TAY KHENG SOON, PRINCIPAL PARTNER, AKITEK TENGGARA SINGAPORE / MALAYSIA Tay Kheng Soon has been a professional architect since 1964. He was chairman of Singapore Planning and Urban Research Group (SPUR) in 1970, an independent group examining the urban environment, active in proposing innovative solutions to urban living. He was President of the Singapore Institute of Architects from 1991 - 1993. Tay is currently practising as sole proprietor of his own firm. His abiding concern is sustainable urbanisation and the evolution of a proper design process factoring in human dimensions within the Asian context. His scope of thinking and design compasses politics, education, economics, the environment, culture and modernisation. His enduring concern is in engendering modernity though integrating human motivation, planning and space design in a design language that is firmly based on the local reality of climate, vegetation and life. Increasingly his concern is with education. Most Singaporean children are brought up with a left-brain bias, their right brains are underdeveloped. He thus advocates that Kampong experience is vital to help restore a balance. That is why he is actively involved in setting up Kampong Temasek for families and their children; a charitable project. Tay is currently Adjunct Professor of Architecture at the National University of Singapore. In 2003, he was elected a Fellow of the World Academy of Art and Science (WAAS), a global community of intellectuals dedicated to considering, " the social consequences and policy implications of knowledge." Tay is also a member of the World Ekistics Society, (WES) which focuses on the study of human settlements. Educationally, his concern is with the learning of architectural design aesthetics through integrating personality development to environmental ethics. Thus, he elected to teach in the 1st year of the NUS architecture Program in 2003. He also runs Kem-Eco, an Ecoeducation forest-camp in nearby Johore, Malaysia for schools and corporate groups. His public contributions have been as Chairman of the Task Force for the Long-term Development of the Singapore National Museum, Chairman of the Committee on Heritage for the Singapore Advisory Council on Culture and the Arts. He was also Founding Chairman of The Substation, a cutting-edge-ground-up arts centre in Singapore. His civic activities include membership of the Advisory Panel of the Government Parliamentary Committee on National Development and a member of the advisory panel of the Singapore Institute of Policy Studies. He has been appointed in 1997 Adjunct Professor of Architecture at RMIT of Australia. He is Adjunct Professor at National University of Singapore. His seminal paper on Rubanisation was published in November 2008 in the policy journal, Global Asia and it led to his invitation to Indonesia and Sri Lanka where he is in discussion with the authorities there to implement Rubanisation in these two respective countries. Indonesias ministry of disadvantaged regions has adopted rural urbanisation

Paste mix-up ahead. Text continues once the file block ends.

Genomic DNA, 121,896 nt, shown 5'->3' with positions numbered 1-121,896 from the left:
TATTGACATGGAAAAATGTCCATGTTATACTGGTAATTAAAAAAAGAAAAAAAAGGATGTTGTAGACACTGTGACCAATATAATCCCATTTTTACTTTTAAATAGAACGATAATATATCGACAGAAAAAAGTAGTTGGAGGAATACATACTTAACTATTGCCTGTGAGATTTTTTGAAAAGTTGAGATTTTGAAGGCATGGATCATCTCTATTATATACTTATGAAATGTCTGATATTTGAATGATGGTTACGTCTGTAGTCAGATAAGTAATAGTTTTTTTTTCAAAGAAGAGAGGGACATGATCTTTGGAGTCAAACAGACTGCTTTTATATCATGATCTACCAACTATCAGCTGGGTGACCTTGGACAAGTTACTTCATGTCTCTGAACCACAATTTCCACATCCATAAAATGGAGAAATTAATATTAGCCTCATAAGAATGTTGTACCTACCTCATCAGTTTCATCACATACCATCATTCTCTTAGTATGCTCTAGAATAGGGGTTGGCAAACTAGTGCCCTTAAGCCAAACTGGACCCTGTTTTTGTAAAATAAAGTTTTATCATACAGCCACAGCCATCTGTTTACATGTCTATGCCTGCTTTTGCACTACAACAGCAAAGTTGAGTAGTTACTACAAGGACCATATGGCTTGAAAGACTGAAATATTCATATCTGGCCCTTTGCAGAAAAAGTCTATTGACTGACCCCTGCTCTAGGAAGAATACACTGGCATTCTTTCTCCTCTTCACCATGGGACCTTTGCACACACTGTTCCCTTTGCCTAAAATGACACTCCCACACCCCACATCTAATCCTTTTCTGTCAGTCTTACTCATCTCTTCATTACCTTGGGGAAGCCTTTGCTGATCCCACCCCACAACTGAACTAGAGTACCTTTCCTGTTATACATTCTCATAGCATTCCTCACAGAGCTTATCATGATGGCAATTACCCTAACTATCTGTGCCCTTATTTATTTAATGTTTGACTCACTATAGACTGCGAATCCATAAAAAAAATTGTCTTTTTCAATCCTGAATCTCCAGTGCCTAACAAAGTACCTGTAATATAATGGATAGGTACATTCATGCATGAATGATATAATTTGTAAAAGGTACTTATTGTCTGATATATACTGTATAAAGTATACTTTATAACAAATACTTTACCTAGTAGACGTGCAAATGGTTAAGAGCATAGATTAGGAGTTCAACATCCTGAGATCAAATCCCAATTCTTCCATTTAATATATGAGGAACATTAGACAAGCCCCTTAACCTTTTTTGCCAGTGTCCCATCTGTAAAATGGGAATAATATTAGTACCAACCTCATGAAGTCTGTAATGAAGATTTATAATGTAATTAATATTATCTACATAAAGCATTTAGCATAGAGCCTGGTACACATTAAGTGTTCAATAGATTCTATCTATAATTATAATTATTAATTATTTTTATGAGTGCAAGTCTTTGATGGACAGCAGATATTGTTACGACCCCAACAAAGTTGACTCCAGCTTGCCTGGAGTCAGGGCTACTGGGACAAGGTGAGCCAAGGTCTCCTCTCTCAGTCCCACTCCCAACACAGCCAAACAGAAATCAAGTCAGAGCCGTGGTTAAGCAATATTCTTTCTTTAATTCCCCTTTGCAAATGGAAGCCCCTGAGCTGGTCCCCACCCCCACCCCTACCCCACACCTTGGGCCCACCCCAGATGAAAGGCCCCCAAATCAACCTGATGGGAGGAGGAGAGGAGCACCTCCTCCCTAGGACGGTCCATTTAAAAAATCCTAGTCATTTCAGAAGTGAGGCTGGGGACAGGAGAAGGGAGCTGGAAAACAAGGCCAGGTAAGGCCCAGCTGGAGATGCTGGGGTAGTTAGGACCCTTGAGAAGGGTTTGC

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based on Tays ideas on 7th december 2009. Thua Thien Hue has also adopted Rubanisation as part of the tourism master plan Tay is comissioned to develop.

In 2010, Tay was awarded the highest honour by the Singapore Institute of Architects its Gold Medal for life-long contribution to architecture and to the profession. In 2009 he was conferred the Passive Low Energy Architecture (PLEA) international award.

Updated 16 July 2010